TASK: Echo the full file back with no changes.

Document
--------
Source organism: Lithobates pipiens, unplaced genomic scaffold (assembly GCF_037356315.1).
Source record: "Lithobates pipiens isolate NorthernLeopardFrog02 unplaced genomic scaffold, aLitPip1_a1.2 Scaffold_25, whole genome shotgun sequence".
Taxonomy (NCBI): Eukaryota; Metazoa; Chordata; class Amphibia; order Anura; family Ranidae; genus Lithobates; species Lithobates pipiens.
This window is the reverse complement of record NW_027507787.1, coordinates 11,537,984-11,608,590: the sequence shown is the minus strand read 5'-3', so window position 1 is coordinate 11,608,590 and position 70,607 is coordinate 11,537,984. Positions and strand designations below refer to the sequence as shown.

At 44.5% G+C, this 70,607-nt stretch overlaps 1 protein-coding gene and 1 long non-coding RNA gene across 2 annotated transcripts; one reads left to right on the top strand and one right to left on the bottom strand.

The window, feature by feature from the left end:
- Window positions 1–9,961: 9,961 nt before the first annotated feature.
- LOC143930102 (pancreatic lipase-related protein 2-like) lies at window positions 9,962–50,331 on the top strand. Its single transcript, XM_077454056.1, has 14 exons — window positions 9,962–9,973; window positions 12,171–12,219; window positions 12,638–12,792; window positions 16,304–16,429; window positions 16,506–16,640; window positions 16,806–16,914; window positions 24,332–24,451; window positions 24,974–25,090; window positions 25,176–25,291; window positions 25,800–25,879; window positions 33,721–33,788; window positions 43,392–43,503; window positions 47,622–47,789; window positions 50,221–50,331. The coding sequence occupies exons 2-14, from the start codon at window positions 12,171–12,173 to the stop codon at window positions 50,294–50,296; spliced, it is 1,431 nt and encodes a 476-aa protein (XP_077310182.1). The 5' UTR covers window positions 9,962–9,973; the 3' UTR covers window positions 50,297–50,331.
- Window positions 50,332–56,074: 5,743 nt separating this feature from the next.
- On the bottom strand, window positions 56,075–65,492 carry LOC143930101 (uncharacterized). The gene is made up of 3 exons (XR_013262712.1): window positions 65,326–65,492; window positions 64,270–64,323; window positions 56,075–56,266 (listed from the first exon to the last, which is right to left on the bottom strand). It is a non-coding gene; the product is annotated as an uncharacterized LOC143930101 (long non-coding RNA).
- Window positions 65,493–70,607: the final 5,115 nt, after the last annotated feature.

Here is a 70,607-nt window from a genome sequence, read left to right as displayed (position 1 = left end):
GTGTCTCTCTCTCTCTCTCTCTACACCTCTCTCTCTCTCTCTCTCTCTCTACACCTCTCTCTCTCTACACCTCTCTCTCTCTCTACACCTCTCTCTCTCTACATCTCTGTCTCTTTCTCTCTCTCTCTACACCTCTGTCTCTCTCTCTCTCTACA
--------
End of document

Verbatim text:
Source organism: Lithobates pipiens, unplaced genomic scaffold (assembly GCF_037356315.1).
Source record: "Lithobates pipiens isolate NorthernLeopardFrog02 unplaced genomic scaffold, aLitPip1_a1.2 Scaffold_25, whole genome shotgun sequence".
Taxonomy (NCBI): Eukaryota; Metazoa; Chordata; class Amphibia; order Anura; family Ranidae; genus Lithobates; species Lithobates pipiens.
This window is the reverse complement of record NW_027507787.1, coordinates 11,537,984-11,608,590: the sequence shown is the minus strand read 5'-3', so window position 1 is coordinate 11,608,590 and position 70,607 is coordinate 11,537,984. Positions and strand designations below refer to the sequence as shown.

At 44.5% G+C, this 70,607-nt stretch overlaps 1 protein-coding gene and 1 long non-coding RNA gene across 2 annotated transcripts; one reads left to right on the top strand and one right to left on the bottom strand.

The window, feature by feature from the left end:
- Window positions 1–9,961: 9,961 nt before the first annotated feature.
- LOC143930102 (pancreatic lipase-related protein 2-like) lies at window positions 9,962–50,331 on the top strand. Its single transcript, XM_077454056.1, has 14 exons — window positions 9,962–9,973; window positions 12,171–12,219; window positions 12,638–12,792; window positions 16,304–16,429; window positions 16,506–16,640; window positions 16,806–16,914; window positions 24,332–24,451; window positions 24,974–25,090; window positions 25,176–25,291; window positions 25,800–25,879; window positions 33,721–33,788; window positions 43,392–43,503; window positions 47,622–47,789; window positions 50,221–50,331. The coding sequence occupies exons 2-14, from the start codon at window positions 12,171–12,173 to the stop codon at window positions 50,294–50,296; spliced, it is 1,431 nt and encodes a 476-aa protein (XP_077310182.1). The 5' UTR covers window positions 9,962–9,973; the 3' UTR covers window positions 50,297–50,331.
- Window positions 50,332–56,074: 5,743 nt separating this feature from the next.
- On the bottom strand, window positions 56,075–65,492 carry LOC143930101 (uncharacterized). The gene is made up of 3 exons (XR_013262712.1): window positions 65,326–65,492; window positions 64,270–64,323; window positions 56,075–56,266 (listed from the first exon to the last, which is right to left on the bottom strand). It is a non-coding gene; the product is annotated as an uncharacterized LOC143930101 (long non-coding RNA).
- Window positions 65,493–70,607: the final 5,115 nt, after the last annotated feature.

Here is a 70,607-nt window from a genome sequence, read left to right as displayed (position 1 = left end):
GTGTCTCTCTCTCTCTCTCTCTACACCTCTCTCTCTCTCTCTCTCTCTCTACACCTCTCTCTCTCTACACCTCTCTCTCTCTCTACACCTCTCTCTCTCTACATCTCTGTCTCTTTCTCTCTCTCTCTACACCTCTGTCTCTCTCTCTCTCTACA